The Importance of Mentoring

October 22, 2012

The book cover

Today, I present to you all the first half of my intro essay to my upcoming book with my mentee Different Families, Still Brothers. Some of this essay contains elements from an earlier essay I wrote. Get more information about the book here. It will be out next week! To go along with the release of the book, I will be dropping an interview about the book with my mentee and I. It was done by a upcoming journalist David Whitely. Feel free to share this!

Being a mentor for the first time can be hard. For most people, their first mentee is their younger sibling. Mentoring your younger sibling can be rewarding and/or discouraging. Most first time mentors don’t know where to start with their mentee. Sometimes the outside factors of a mentor-mentee relationship can make the relationship null and void. This can be frustrating to the point where the mentor can be turned off to helping any other young person.

I know how that feels. I was almost at that point. My brother, who was my first mentee, and I were two peas in a pod. We hung out and played together outside. We played video games together. We played card games together. Since our parents weren’t invested in our lives, all we had was each other. I comforted him when my father fought my mom. I took him places to get his mind off the drama at home.

Most of my youth, I was with him. I led by example by doing well in school. I lectured him on how education was his way out of the life we lived. While he was in high school, he started to do horrible in it and disrespect my parents. I was in college at the time. My parents would repeatedly call me to have me talk to him. It got to the point where I said what I thought I would never say.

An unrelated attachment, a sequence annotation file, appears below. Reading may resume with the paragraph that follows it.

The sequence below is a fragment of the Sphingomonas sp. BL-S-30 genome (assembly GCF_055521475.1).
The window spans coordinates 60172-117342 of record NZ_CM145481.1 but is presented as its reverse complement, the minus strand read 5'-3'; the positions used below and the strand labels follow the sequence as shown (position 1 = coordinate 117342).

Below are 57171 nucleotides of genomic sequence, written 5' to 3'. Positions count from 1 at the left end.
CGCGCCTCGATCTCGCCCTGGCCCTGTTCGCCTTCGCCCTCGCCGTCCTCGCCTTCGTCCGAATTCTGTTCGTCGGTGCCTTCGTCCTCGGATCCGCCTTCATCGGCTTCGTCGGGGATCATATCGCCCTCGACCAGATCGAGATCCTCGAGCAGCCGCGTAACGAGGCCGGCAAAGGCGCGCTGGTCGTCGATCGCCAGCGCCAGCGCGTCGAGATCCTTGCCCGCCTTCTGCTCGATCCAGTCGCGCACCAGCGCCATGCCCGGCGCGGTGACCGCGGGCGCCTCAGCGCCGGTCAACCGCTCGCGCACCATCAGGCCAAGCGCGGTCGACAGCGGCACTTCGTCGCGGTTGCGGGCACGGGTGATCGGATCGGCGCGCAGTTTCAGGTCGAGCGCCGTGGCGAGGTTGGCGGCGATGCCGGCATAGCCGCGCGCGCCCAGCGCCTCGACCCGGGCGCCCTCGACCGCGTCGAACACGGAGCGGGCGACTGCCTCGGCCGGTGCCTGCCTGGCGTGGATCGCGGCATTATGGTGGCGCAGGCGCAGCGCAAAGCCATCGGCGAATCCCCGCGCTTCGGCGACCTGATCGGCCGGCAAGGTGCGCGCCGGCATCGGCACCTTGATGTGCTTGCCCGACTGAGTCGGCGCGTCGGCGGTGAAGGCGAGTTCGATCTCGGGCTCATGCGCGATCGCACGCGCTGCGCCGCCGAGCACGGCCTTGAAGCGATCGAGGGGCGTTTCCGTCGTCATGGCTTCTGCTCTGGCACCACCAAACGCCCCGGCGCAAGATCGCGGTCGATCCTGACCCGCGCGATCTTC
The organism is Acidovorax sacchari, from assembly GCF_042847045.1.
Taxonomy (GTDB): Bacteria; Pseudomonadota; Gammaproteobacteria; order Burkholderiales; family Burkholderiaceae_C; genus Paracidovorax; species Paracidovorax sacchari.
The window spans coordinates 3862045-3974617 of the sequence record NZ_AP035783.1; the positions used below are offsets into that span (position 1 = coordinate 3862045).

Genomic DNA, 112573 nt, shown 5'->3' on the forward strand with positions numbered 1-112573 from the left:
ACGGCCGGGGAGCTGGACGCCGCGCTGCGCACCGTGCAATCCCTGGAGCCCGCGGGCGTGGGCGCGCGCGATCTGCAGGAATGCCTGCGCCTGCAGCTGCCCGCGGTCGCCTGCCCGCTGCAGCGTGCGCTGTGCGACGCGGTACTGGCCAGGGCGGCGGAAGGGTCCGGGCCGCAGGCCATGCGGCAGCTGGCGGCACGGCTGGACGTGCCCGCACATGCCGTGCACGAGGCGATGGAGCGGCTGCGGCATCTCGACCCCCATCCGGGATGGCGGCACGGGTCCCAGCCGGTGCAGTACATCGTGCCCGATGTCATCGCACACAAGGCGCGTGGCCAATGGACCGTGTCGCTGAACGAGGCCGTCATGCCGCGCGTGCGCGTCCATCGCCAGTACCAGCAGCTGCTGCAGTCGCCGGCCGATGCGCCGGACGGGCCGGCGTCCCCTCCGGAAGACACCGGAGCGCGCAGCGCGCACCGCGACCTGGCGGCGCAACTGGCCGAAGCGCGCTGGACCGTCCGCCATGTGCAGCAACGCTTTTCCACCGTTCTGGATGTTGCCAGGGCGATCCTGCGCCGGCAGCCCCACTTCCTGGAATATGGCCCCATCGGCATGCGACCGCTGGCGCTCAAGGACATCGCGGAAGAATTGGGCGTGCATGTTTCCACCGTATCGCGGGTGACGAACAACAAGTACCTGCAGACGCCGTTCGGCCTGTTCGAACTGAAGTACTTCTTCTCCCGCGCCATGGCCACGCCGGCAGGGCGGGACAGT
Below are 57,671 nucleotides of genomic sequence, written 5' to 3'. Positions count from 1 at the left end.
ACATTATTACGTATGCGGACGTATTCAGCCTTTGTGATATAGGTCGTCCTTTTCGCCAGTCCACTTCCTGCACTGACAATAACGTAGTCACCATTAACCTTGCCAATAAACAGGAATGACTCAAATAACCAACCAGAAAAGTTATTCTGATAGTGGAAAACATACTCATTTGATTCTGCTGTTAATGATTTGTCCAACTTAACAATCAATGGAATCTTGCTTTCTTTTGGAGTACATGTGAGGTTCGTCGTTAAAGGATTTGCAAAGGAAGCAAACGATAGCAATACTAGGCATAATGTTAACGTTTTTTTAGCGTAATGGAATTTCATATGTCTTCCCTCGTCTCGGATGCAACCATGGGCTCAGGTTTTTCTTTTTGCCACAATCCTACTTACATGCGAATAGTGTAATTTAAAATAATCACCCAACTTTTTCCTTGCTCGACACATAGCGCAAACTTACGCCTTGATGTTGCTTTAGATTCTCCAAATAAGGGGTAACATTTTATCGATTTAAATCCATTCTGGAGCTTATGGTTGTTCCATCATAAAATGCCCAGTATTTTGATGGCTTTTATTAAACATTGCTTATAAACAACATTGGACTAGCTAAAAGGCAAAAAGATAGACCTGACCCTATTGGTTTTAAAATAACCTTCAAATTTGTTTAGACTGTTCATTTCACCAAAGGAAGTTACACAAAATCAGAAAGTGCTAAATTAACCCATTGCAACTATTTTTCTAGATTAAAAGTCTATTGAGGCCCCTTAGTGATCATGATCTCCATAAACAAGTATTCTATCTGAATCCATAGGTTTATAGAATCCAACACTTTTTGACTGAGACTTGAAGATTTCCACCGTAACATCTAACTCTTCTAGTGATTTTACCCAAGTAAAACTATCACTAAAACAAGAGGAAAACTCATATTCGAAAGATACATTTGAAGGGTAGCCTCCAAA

I told him, “I’m not going waste my breath with you if you’re not even going to try.” I was sick of talking to him about his disregard for himself and others. I was sick of telling him how he was heading towards the road of our father. He was sick of me lecturing him. I learned that you can’t help someone who doesn’t want to be helped. I proceeded to tell him, “There are other young people out there who aren’t going to waste my breath, my time.” I didn’t close the door fully on him though. I told him, “When you’re ready to be helped, when you’re ready to hear me speak, I will always be here for you.”

I was right about other young people being out there who weren’t going to waste my time. The time that this conversation with my brother occurred was when I was about to join a mentoring program called Saratoga Mentoring in Saratoga Springs, New York. This program’s mentees where middle school students from impoverished backgrounds. The program was a social one. The mentor-mentee pairs just spent time with each other on campus. I had two mentees in my three year run with the program.

Being in this program was the first time I was directly giving back to my people, poor people. I shared my life story with both mentees, but the first mentee wasn’t engaged in the program. Most of the time, he wasn’t showing up to campus. I could’ve been so upset that I would quit the program as well. But I didn’t. I asked for and was given another mentee. He was so engaged that I felt like a big brother to him.

But there was only so much you could do in a social program with a middle school student. The program is great for first time mentors. It got me into the world of mentoring. After I graduated college, I wanted to help even more than I did in that mentoring program. I remembered the mentoring program I was in as a high school student, iMentor.

First, I applied to get a job at iMentor and was stunned when I didn’t get hired after expressing how I related to the students and doing well on addressing a problem a mentor would encounter with a mentee. I wasn’t discouraged because I became a mentor in the program. I was amazed with how big iMentor got, which has it positives and negatives. One positive was that it had become more academic. One negative was how I seen a mentee can still fall in the cracks of society.


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